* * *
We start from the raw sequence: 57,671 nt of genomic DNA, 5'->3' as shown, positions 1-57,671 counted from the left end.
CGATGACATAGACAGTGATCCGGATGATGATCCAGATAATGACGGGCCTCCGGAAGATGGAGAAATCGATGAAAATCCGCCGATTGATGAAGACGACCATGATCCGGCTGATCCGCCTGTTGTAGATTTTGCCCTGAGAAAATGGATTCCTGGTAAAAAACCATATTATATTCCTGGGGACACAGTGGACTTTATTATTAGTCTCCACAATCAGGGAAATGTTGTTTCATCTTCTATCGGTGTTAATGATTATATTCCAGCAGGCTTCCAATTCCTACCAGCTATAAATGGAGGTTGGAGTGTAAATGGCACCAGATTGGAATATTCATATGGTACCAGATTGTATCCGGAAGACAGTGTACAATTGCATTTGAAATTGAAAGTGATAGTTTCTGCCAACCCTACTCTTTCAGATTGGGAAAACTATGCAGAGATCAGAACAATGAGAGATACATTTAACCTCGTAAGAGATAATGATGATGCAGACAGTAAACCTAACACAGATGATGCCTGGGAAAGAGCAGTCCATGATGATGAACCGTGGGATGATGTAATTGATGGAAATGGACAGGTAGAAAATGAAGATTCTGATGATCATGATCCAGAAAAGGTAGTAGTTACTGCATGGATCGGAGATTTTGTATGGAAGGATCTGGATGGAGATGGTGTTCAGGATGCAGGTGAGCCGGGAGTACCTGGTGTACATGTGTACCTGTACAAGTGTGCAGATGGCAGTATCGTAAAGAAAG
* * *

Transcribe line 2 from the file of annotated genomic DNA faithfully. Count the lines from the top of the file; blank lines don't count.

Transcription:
CGATGACATAGACAGTGATCCGGATGATGATCCAGATAATGACGGGCCTCCGGAAGATGGAGAAATCGATGAAAATCCGCCGATTGATGAAGACGACCATGATCCGGCTGATCCGCCTGTTGTAGATTTTGCCCTGAGAAAATGGATTCCTGGTAAAAAACCATATTATATTCCTGGGGACACAGTGGACTTTATTATTAGTCTCCACAATCAGGGAAATGTTGTTTCATCTTCTATCGGTGTTAATGATTATATTCCAGCAGGCTTCCAATTCCTACCAGCTATAAATGGAGGTTGGAGTGTAAATGGCACCAGATTGGAATATTCATATGGTACCAGATTGTATCCGGAAGACAGTGTACAATTGCATTTGAAATTGAAAGTGATAGTTTCTGCCAACCCTACTCTTTCAGATTGGGAAAACTATGCAGAGATCAGAACAATGAGAGATACATTTAACCTCGTAAGAGATAATGATGATGCAGACAGTAAACCTAACACAGATGATGCCTGGGAAAGAGCAGTCCATGATGATGAACCGTGGGATGATGTAATTGATGGAAATGGACAGGTAGAAAATGAAGATTCTGATGATCATGATCCAGAAAAGGTAGTAGTTACTGCATGGATCGGAGATTTTGTATGGAAGGATCTGGATGGAGATGGTGTTCAGGATGCAGGTGAGCCGGGAGTACCTGGTGTACATGTGTACCTGTACAAGTGTGCAGATGGCAGTATCGTAAAGAAAG